- Overall inflation based on the price index for personal consumption expenditures was 1.6% in 2019
- The January reading for the NFIB Small Business Optimism Index was among the top 10% of all readings in the survey’s 46-year history
- European industrial production fell 2.1% in Q4 2019, the steepest contraction since February 2016
Top Three Market Headlines
Fed Chairman Reports on the Economy: Federal Reserve Chairman Jerome Powell visited Capitol Hill last week to provide his semiannual report on the U.S. economy and monetary policy to a pair of U.S. congressional committees. The Chairman testified that the U.S. economy proved resilient to global headwinds that intensified last summer, highlighting, in particular, the strength of the labor market. At the same time, Mr. Powell noted that inflation remained below the Fed’s 2% objective throughout 2019, and cautioned that business investment and exports were weak during the second half of the year. Lastly, the Chairman said the central bank is closely monitoring the coronavirus, “which could lead to disruptions in China that spill over to the rest of the global economy.”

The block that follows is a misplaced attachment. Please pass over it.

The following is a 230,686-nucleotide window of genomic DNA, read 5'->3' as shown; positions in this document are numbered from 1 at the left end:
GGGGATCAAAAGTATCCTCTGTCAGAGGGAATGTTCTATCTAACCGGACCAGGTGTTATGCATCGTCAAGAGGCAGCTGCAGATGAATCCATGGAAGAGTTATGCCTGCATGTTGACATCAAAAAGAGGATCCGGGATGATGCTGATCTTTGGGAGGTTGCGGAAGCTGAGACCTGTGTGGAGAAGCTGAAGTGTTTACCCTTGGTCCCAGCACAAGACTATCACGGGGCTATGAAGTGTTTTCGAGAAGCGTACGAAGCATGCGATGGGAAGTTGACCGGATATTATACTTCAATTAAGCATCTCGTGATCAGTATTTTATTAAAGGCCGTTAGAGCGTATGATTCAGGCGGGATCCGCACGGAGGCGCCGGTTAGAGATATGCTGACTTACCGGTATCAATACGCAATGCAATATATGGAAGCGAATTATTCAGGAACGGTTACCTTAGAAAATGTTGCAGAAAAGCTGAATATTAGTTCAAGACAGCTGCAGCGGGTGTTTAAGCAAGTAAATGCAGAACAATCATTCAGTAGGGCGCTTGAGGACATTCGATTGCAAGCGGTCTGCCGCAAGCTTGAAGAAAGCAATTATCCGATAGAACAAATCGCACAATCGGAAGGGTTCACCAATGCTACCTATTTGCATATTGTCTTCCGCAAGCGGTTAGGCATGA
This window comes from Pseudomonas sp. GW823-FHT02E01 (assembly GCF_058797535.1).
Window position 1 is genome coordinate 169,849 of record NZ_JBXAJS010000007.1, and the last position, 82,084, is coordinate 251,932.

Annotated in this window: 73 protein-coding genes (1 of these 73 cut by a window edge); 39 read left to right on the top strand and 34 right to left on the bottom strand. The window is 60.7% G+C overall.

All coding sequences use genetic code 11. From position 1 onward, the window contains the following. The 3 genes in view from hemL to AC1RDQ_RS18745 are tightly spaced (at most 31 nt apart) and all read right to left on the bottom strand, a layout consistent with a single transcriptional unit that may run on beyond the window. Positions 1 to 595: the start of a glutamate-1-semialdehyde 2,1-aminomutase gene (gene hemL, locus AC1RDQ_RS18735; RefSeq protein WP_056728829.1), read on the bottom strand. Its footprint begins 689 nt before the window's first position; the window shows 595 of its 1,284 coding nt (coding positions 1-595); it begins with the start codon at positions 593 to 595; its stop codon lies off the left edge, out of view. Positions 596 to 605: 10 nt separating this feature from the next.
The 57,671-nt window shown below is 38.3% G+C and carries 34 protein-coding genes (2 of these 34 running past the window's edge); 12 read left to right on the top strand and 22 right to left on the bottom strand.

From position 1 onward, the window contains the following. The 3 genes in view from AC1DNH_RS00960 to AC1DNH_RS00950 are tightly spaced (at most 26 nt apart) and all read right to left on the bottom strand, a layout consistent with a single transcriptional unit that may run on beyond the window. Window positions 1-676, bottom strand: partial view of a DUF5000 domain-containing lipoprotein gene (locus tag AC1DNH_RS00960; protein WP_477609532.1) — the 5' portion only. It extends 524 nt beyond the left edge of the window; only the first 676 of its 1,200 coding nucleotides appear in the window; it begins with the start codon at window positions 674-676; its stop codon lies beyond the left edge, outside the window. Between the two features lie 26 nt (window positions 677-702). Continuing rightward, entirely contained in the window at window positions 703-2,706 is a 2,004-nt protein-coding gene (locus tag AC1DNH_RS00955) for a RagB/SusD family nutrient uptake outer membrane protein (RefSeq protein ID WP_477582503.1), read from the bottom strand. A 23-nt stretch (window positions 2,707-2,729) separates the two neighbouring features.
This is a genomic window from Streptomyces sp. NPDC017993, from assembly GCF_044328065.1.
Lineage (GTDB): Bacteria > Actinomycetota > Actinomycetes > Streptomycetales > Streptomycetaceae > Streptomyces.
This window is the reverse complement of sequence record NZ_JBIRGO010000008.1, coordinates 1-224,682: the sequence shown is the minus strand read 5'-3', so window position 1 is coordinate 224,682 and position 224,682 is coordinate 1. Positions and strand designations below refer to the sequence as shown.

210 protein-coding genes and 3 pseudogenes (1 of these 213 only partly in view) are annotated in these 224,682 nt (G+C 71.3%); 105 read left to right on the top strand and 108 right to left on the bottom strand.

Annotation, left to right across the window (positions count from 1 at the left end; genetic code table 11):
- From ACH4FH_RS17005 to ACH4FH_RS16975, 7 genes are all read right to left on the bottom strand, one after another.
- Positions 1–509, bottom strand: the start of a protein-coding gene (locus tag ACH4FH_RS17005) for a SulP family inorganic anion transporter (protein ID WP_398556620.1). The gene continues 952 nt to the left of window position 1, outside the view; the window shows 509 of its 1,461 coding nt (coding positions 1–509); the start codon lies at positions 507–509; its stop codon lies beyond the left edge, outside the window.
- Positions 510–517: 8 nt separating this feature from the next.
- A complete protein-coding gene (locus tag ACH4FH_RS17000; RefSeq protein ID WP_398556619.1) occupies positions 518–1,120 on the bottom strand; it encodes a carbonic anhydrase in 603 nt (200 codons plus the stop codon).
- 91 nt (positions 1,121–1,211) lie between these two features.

Small Business Optimism near Record Highs to Start 2020: Small business owners entered 2020 with a bullish attitude, as reported by the NFIB Research Foundation in its January Small Business Optimism Index report. The index rose 1.6 points from the prior month to 104.3, which fell within the top 10% of all readings in the 46-year history of the survey. Six of the 10 index sub-components improved, including strong increases in sales expectations and business investment. More than a quarter of owners reported that finding qualified workers was their most significant problem, and historically high percentages of owners plan to raise wages in an attempt to fill open jobs.
European Industrial Production Slips: Business conditions deteriorated across European industrial companies late last year, as industrial production—a measure of the volume of output at factories, mines and public utilities—fell 2.1% across the Euro area in December. The decline was keyed by a 4% plunge in capital goods output, the steepest contraction in the sector since February 2016. Pressure was seen across the monetary union, as Germany, France, Italy and Spain all experienced production contractions exceeding 2%. Amid uncertainty about the impact of the coronavirus on European manufacturers’ exports and supply chains, economists have lowered their expectations of Eurozone growth just a month ahead of the European Central Bank’s next monetary policy meeting.